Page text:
We may not have a Ganga, but our Waterways hardly get a clean bill of health
The following story is the latest installation of Goa Streets #KeepGoaBeautiful initiative, promoting a cleaner and greener Goa.
In many ways, Goa is luckier than the rest of India. We don’t have a Ganga or a Yamuna, both of which feature among the world’s ten most-polluted rivers. Nor do we have a Daman Ganga whose banks host the Gujarati city of Vapi, rated as the world’s worst polluted industrial town.
While Goa hasn’t gone down that stream – yet — here’s some water for thought, while you’re plotting your next recreational dip in any of Goa’s many rivers.
Scientists of the National Institute of Oceanography, in a study conducted over the last decade, have discovered that waters in Goa’s two main rivers – Mandovi and Zuari – and along the coast have levels of bacteria far higher than that permissible for recreational bathing and even fishing.
The “European Blue Flag Beach Criteria” state that coliform counts in excess of 500 CFU/ml in natural water are unsafe for bathing. Mandovi’s is as high as 1,900 CFU/ml. (CFU/ml is a unit used to measure the bacteria present in water, indicating the total Colony Forming Units of bacteria present per ml of water.)
In 2014, the Goa State Pollution Control Board (GSPCB) conducted its own study, which only confirmed what was earlier discovered by the scientists of NIO.
“The coliform bacteria content in the water is alarmingly high. The water is full of bacterial contamination which makes it unsafe for recreational bathing, water sports and fishing,” the GSPCB said in its report.
Authorities confirmed that there is no continuous monitoring of sea water quality in Goa. With the amount of sewage discharged into the ocean by Goa’s 1.5 million local population in addition to the 4 million people who visit annually, it’s safe to assume, however, that much of the coastal water is also contaminated. One piece of evidence supporting this assumption is the rising jelly fish population off Goa’s coast, as jelly fish often proliferate when marine ecosystems become disturbed.
The State has 28 water monitoring stations located in its rivers, plus an additional eight for lakes, three for canals and one in a creek.
Monitoring at these stations has revealed that the coliform levels shoot up during the monsoons as during this time of the year a lot of the sewage that is otherwise confined to land makes its way to the waters.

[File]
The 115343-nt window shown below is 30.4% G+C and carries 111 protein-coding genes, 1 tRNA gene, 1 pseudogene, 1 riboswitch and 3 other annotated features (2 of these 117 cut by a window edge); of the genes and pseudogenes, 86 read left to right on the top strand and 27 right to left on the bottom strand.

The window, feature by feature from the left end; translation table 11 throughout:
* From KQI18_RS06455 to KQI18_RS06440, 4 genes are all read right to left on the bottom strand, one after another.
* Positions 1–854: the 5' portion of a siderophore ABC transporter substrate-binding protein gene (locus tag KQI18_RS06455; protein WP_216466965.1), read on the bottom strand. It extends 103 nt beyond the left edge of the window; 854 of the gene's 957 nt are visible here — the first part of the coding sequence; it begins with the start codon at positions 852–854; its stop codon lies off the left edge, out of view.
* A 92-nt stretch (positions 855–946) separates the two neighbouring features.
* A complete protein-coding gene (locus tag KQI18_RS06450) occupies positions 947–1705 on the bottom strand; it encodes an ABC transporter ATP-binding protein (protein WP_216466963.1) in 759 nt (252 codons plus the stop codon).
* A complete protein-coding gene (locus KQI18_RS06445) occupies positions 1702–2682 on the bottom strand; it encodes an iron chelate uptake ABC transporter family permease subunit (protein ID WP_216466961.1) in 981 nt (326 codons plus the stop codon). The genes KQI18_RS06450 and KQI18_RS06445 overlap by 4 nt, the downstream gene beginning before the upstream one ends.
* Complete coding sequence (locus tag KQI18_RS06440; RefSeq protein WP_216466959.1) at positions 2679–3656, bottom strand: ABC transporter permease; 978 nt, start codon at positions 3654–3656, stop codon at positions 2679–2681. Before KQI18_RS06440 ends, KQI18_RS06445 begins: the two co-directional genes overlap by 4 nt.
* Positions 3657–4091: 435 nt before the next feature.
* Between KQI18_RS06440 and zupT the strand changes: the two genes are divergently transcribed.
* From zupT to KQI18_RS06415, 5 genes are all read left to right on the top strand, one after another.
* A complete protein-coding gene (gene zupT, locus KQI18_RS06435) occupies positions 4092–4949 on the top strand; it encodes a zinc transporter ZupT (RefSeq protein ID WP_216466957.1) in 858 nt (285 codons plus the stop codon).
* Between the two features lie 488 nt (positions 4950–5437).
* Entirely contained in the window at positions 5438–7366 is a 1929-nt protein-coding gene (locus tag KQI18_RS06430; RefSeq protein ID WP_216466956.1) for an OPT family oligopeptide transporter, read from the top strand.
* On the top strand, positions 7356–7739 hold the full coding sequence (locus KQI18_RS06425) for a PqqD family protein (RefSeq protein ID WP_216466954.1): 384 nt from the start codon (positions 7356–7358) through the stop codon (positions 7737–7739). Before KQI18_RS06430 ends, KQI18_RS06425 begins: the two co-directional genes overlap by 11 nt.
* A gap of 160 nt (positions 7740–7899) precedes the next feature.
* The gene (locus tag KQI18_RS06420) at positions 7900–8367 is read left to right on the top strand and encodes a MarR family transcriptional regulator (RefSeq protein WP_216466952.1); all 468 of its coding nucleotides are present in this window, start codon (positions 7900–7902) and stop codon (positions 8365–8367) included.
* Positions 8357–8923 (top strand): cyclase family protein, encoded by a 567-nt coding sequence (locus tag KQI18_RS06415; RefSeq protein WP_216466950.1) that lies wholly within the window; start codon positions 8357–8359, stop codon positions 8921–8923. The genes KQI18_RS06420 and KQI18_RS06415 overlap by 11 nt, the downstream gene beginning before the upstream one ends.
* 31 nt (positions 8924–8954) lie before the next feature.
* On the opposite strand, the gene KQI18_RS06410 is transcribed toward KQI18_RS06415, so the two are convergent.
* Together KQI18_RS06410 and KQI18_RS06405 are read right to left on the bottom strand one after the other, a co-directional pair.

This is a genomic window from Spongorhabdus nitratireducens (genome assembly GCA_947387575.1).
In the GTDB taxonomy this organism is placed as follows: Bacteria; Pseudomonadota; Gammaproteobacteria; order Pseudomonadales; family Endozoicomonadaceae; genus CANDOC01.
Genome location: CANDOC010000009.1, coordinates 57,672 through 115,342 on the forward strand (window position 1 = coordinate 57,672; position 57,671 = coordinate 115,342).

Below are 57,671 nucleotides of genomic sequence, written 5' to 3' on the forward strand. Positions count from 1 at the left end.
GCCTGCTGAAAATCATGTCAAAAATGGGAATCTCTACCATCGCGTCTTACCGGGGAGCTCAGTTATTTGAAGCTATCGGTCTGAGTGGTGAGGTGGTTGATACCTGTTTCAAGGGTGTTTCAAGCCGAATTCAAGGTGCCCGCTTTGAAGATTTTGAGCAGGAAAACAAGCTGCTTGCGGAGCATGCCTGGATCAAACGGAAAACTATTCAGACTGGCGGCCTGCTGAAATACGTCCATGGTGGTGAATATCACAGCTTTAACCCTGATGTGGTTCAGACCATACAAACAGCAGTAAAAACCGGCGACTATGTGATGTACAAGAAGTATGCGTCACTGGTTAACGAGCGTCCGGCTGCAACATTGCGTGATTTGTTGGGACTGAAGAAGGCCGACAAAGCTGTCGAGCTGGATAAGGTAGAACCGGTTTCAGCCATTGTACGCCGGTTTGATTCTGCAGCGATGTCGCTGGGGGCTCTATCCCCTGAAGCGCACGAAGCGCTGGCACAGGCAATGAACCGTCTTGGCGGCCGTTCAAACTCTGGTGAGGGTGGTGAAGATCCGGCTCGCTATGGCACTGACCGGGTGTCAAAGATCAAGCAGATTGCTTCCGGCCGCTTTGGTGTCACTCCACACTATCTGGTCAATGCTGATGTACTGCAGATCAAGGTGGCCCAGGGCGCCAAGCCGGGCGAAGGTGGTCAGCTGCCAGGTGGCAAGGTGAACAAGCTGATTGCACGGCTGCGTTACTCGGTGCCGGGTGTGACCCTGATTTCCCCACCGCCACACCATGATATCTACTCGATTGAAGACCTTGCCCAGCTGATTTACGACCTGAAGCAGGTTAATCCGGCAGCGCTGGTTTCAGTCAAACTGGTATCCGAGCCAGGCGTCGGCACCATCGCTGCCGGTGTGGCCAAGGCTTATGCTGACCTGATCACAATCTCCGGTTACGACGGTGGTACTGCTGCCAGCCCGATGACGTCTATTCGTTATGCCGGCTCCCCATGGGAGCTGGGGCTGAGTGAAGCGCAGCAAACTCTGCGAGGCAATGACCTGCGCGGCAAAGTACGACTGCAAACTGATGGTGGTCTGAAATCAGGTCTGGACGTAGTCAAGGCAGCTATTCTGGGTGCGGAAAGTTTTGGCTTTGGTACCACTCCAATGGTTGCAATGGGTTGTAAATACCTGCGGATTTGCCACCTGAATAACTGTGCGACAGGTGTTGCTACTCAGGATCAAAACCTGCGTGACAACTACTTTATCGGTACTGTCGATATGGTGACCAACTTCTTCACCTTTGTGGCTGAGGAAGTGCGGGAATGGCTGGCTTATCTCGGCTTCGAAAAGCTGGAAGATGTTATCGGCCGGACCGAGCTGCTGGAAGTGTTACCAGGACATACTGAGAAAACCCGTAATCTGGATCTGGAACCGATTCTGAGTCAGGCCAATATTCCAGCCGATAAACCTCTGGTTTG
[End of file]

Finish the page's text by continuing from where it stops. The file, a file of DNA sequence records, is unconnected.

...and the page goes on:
Sewage runoff is one of the biggest pollutants of Goan waters. Only two cities in the State have sewerage plants up and running – Panjim and Margao. Calangute is only just getting its plant, while Panjim is expanding its facility to include areas such as Dona Paula, Caranzalem and Taleigao.
The rest of the sewage in the State is sent to septic tanks, which in turn discharge the sewage into the ground, contaminating ground water. If the septic tank is close to a river, that’s where the sewage will find its way. It can be assumed that some 90 percent of Goa’s sewage is untreated, but it’s hard to say how much of it makes its way to rivers. Coastal sewage definitely does because the soil is sandy.
Alarmed by their own findings, the GSPCB has now decided to carry out a study to evaluate the “carrying capacity of the State’s rivers.”
“The move is to have in place baseline data to help the board decide better on granting permissions and clearances to riverine projects including marinas, flotels, casinos, jetties and other developments,” Board chairman José Manuel Noronha said, adding that the study will be commissioned to an independent agency, possibly the NIO, which is located on the Dona Paula hill.
The ‘carrying capacity study’, according to the chairman, will examine parameters such as the quality of water, contaminants in the river and other items.
“No major projects will be allowed unless the study is completed. If it is a minor project, why should we not allow?” he asked.
Goa’s river problems are not restricted to sewage discharge. Before mining was banned, ore runoff from jetties and dumps, and during transportation via barges, contributed to the high iron content of Goa’s rivers as found by another NIO study published in 2013.
Bearing the worst of the brunt is Goa’s precious shellfish population. In the summer of 2014, hundreds of clams and other shellfish ended up ‘mysteriously’ dead in Velim in the River Sal, which flows through much of Salcete. The government commissioned a probe, which nailed no one, even as it said that the shellfish perished due to “depleted oxygen levels” in the water.
The shellfish of the Sal River are not the only collateral damage. The Chapora river, which flows along Revora, Colvale, Siolim and meets the sea at Morjim, was once famous for its abundance of shellfish like khube, tisreo, kalvam and xinane (all shellfish). Today, these are a rarity.
We’ve gotten to the point where Goa now imports shell fish from neighbouring states.
Is there a way out of this mess? Certainly not immediately. With no plan in place to remedy the situation, Goa’s waterways appear to be staring at a bleak future. One key first step is building awareness – and that’s part of what the #KeepGoaBeautiful initiative is about.